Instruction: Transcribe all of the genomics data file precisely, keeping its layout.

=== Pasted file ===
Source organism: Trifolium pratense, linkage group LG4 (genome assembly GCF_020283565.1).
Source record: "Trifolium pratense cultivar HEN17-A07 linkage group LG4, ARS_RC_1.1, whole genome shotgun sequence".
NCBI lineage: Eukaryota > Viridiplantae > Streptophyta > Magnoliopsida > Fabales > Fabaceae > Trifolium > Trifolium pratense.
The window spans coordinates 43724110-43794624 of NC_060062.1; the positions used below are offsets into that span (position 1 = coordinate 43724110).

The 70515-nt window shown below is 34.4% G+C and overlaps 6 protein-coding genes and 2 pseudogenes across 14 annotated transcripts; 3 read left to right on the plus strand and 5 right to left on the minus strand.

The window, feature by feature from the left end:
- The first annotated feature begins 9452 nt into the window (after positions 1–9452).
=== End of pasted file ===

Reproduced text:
Source organism: Trifolium pratense, linkage group LG4 (genome assembly GCF_020283565.1).
Source record: "Trifolium pratense cultivar HEN17-A07 linkage group LG4, ARS_RC_1.1, whole genome shotgun sequence".
NCBI lineage: Eukaryota > Viridiplantae > Streptophyta > Magnoliopsida > Fabales > Fabaceae > Trifolium > Trifolium pratense.
The window spans coordinates 43724110-43794624 of NC_060062.1; the positions used below are offsets into that span (position 1 = coordinate 43724110).

The 70515-nt window shown below is 34.4% G+C and overlaps 6 protein-coding genes and 2 pseudogenes across 14 annotated transcripts; 3 read left to right on the plus strand and 5 right to left on the minus strand.

The window, feature by feature from the left end:
- The first annotated feature begins 9452 nt into the window (after positions 1–9452).